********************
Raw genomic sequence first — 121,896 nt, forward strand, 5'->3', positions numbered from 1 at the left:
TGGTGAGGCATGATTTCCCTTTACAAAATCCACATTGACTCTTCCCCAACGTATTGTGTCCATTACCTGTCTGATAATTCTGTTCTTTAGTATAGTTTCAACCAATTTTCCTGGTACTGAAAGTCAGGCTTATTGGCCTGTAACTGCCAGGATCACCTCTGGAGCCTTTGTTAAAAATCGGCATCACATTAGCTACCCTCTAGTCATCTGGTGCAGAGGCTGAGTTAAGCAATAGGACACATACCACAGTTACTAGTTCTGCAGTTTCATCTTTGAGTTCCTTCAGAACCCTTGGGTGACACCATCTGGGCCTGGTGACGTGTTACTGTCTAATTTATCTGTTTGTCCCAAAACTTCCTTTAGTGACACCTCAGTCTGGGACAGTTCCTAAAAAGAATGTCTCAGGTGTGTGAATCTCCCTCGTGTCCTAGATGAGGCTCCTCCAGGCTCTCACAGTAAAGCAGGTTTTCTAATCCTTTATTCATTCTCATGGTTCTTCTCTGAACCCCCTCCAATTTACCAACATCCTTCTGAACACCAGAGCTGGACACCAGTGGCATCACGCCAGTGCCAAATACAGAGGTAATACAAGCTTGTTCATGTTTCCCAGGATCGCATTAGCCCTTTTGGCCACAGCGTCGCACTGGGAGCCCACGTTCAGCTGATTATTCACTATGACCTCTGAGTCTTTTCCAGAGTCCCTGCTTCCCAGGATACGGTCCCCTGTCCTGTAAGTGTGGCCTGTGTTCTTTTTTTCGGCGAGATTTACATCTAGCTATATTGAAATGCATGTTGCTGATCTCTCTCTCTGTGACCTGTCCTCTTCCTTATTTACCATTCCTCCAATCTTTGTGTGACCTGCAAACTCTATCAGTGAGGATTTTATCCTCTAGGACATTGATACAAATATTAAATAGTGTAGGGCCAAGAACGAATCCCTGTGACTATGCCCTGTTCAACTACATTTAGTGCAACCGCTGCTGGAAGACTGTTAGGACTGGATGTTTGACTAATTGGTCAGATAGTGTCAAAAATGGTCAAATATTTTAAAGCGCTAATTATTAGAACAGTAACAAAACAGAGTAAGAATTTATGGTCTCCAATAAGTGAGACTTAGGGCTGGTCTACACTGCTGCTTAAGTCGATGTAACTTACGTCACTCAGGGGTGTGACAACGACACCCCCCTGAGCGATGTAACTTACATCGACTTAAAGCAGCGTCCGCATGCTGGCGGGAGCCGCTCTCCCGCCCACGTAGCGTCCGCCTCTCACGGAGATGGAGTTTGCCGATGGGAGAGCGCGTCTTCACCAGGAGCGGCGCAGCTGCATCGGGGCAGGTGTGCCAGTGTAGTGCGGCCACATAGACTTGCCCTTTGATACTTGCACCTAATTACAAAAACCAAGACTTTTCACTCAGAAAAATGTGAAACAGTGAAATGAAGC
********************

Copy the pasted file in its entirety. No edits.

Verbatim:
Raw genomic sequence first — 121,896 nt, forward strand, 5'->3', positions numbered from 1 at the left:
TGGTGAGGCATGATTTCCCTTTACAAAATCCACATTGACTCTTCCCCAACGTATTGTGTCCATTACCTGTCTGATAATTCTGTTCTTTAGTATAGTTTCAACCAATTTTCCTGGTACTGAAAGTCAGGCTTATTGGCCTGTAACTGCCAGGATCACCTCTGGAGCCTTTGTTAAAAATCGGCATCACATTAGCTACCCTCTAGTCATCTGGTGCAGAGGCTGAGTTAAGCAATAGGACACATACCACAGTTACTAGTTCTGCAGTTTCATCTTTGAGTTCCTTCAGAACCCTTGGGTGACACCATCTGGGCCTGGTGACGTGTTACTGTCTAATTTATCTGTTTGTCCCAAAACTTCCTTTAGTGACACCTCAGTCTGGGACAGTTCCTAAAAAGAATGTCTCAGGTGTGTGAATCTCCCTCGTGTCCTAGATGAGGCTCCTCCAGGCTCTCACAGTAAAGCAGGTTTTCTAATCCTTTATTCATTCTCATGGTTCTTCTCTGAACCCCCTCCAATTTACCAACATCCTTCTGAACACCAGAGCTGGACACCAGTGGCATCACGCCAGTGCCAAATACAGAGGTAATACAAGCTTGTTCATGTTTCCCAGGATCGCATTAGCCCTTTTGGCCACAGCGTCGCACTGGGAGCCCACGTTCAGCTGATTATTCACTATGACCTCTGAGTCTTTTCCAGAGTCCCTGCTTCCCAGGATACGGTCCCCTGTCCTGTAAGTGTGGCCTGTGTTCTTTTTTTCGGCGAGATTTACATCTAGCTATATTGAAATGCATGTTGCTGATCTCTCTCTCTGTGACCTGTCCTCTTCCTTATTTACCATTCCTCCAATCTTTGTGTGACCTGCAAACTCTATCAGTGAGGATTTTATCCTCTAGGACATTGATACAAATATTAAATAGTGTAGGGCCAAGAACGAATCCCTGTGACTATGCCCTGTTCAACTACATTTAGTGCAACCGCTGCTGGAAGACTGTTAGGACTGGATGTTTGACTAATTGGTCAGATAGTGTCAAAAATGGTCAAATATTTTAAAGCGCTAATTATTAGAACAGTAACAAAACAGAGTAAGAATTTATGGTCTCCAATAAGTGAGACTTAGGGCTGGTCTACACTGCTGCTTAAGTCGATGTAACTTACGTCACTCAGGGGTGTGACAACGACACCCCCCTGAGCGATGTAACTTACATCGACTTAAAGCAGCGTCCGCATGCTGGCGGGAGCCGCTCTCCCGCCCACGTAGCGTCCGCCTCTCACGGAGATGGAGTTTGCCGATGGGAGAGCGCGTCTTCACCAGGAGCGGCGCAGCTGCATCGGGGCAGGTGTGCCAGTGTAGTGCGGCCACATAGACTTGCCCTTTGATACTTGCACCTAATTACAAAAACCAAGACTTTTCACTCAGAAAAATGTGAAACAGTGAAATGAAGC